I’m Clyde, 46, and I suffered from severe anxiety problems for most of my adult life. My anxiety sometimes caused me to have uncontrollable bouts of inner rage while doing everyday things like cooking or cleaning. To help control my symptoms, I ‘d sometimes smoke medical marijuana while alone or while socializing with friends. I live in southern California where it’s legal to buy, sell, and use marijuana with a doctor’s note that costs between $60 and $100. I’ve lived a productive and rewarding life, having started several successful businesses, and I have a lovely wife of 20 years along with 2 beautiful daughters. For many years I smoked whatever weed I could find, mostly basing my decision on smell or pungency of the buds. But then I learned that, like teas, marijuana or cannabis comes in a multitude of types and plant species, but generally falls into two basic strains known as sativa, for daytime cerebral use, and indica, for calming and chilling out, maybe before going to bed. I also learned that some people use a blend of the two opposite strains for a very different effect. I started exclusively using sativa because, when a panic attack began, it offered me immediate calm, renewed motivation, and a sense of clarity.
OFFERS TEMPORARY RELIEF NOT A CURE
Some argue that marijuana offers only a temporary fix or “high”, as the active ingredient, THC, wears off in short time, leaving you hungry and mentally right back where you started – sometimes even leaving you feeling worse. I get that, and I agree to a large extent. Coming down for landing is a very different feeling depending upon the type of marijuana consumed. For me, as long as I stuck to the sativa daytime strain of marijuana, I felt much better overall, and the impact of my anxiety attacks was lessened if only for an hour or two. I knew that marijuana only offered temporary symptomatic anxiety relief, and was not a permanent cure for my anxiety. For a more permanent solution, I knew I had to deal with the root cause of my fears. But in the meantime, I knew I couldn’t function day to day experiencing the uncontrollable bouts of anger and panic. Like many prescription anxiety relief drugs, marijuana instantly unlocked me from the tight, seemingly inescapable grip of an anxiety attack. Where side effects were concerned, I was able to live with the lesser of two evils.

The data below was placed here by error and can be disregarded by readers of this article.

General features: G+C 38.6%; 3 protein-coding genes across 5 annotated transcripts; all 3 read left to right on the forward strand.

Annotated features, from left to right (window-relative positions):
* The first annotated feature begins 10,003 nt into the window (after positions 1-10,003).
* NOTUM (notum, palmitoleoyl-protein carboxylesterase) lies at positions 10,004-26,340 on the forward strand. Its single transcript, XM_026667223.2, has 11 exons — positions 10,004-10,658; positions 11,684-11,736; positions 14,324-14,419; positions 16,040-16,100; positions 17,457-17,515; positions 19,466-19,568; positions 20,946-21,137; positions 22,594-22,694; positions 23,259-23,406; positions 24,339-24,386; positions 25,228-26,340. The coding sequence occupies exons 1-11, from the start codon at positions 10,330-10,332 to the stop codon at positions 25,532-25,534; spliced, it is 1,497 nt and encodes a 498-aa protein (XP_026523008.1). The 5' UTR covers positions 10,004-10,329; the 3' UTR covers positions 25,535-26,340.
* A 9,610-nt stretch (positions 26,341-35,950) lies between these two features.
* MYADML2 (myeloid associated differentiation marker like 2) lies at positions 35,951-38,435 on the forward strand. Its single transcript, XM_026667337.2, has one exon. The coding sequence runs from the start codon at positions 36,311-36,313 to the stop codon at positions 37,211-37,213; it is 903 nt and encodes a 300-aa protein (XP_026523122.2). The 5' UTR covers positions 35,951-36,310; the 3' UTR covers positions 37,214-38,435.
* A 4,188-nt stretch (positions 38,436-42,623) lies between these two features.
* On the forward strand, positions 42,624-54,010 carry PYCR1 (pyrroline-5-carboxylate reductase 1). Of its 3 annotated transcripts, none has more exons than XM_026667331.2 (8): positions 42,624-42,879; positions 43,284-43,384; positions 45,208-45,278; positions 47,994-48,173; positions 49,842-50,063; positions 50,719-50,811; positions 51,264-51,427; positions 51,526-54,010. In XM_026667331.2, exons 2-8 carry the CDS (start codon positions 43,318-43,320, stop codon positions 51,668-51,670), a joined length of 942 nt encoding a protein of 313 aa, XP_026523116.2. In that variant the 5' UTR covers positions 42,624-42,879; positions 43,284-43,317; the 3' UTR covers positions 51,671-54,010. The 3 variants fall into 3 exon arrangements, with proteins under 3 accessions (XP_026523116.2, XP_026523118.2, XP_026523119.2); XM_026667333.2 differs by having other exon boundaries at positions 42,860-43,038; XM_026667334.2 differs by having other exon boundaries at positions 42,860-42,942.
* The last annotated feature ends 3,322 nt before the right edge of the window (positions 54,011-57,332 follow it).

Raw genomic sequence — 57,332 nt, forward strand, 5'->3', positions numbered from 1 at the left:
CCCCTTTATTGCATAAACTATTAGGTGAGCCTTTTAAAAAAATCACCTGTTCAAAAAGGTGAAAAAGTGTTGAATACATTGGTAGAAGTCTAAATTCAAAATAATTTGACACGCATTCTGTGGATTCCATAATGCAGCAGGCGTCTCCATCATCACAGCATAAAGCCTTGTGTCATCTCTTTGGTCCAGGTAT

THE SIDE EFFECTS
Although I used marijuana to ease my bouts with anxiety, I also knew it carried certain risks of potential side effects like destruction of brain cells and documented effects on the lungs. Some experts also say it negatively impacts sexual libido, but I never noticed an impact in that department. In order to reduce the effect on my lungs, I began consuming cannabis edibles like butter, cakes, pies, teas and sodas, and even olive oil infused with marijuana. Regarding loss of brain cells, I figured I’d borrow someone else’s when time came. Side effects are a big concern for many people, but keep in mind that some prescription medications can present unforeseen problems as well. They all come with a price tag.
POLITICAL & LEGAL ISSUES
A century ago, a U. S. doctor might have recommended marijuana for anxiety. And the U. S. government used it to treat “nervous inquietude” back in the mid 1800s. It was also freely administered to anyone suffering from menstrual cramps, gout, cholera, or migraines. In 1937, Congress enacted legislation which criminalized marijuana. My home state of California was the first to decriminalize marijuana for treating illnesses. Now there are hundreds of retail dispensaries throughout the state, and there is a ballot initiative to completely legalize marijuana and remove the requirement for a doctor’s recommendation. Following California, there are 10 or 11 other states which have passed legislation permitting the medical use of marijuana.
CONFRONT YOUR ULTIMATE FEARS
Marijuana has become a more widely accepted tool for temporary relief from the effects of panic attacks and anxiety. But you shouldn’t look to marijuana or any other drug as a permanent solution. Ultimately, you must confront your deep seated fears and there are several forms of cognitive treatment that offer effective avenues for doing so. Read below to learn more tips on how to reduce or eliminate anxiety from your life.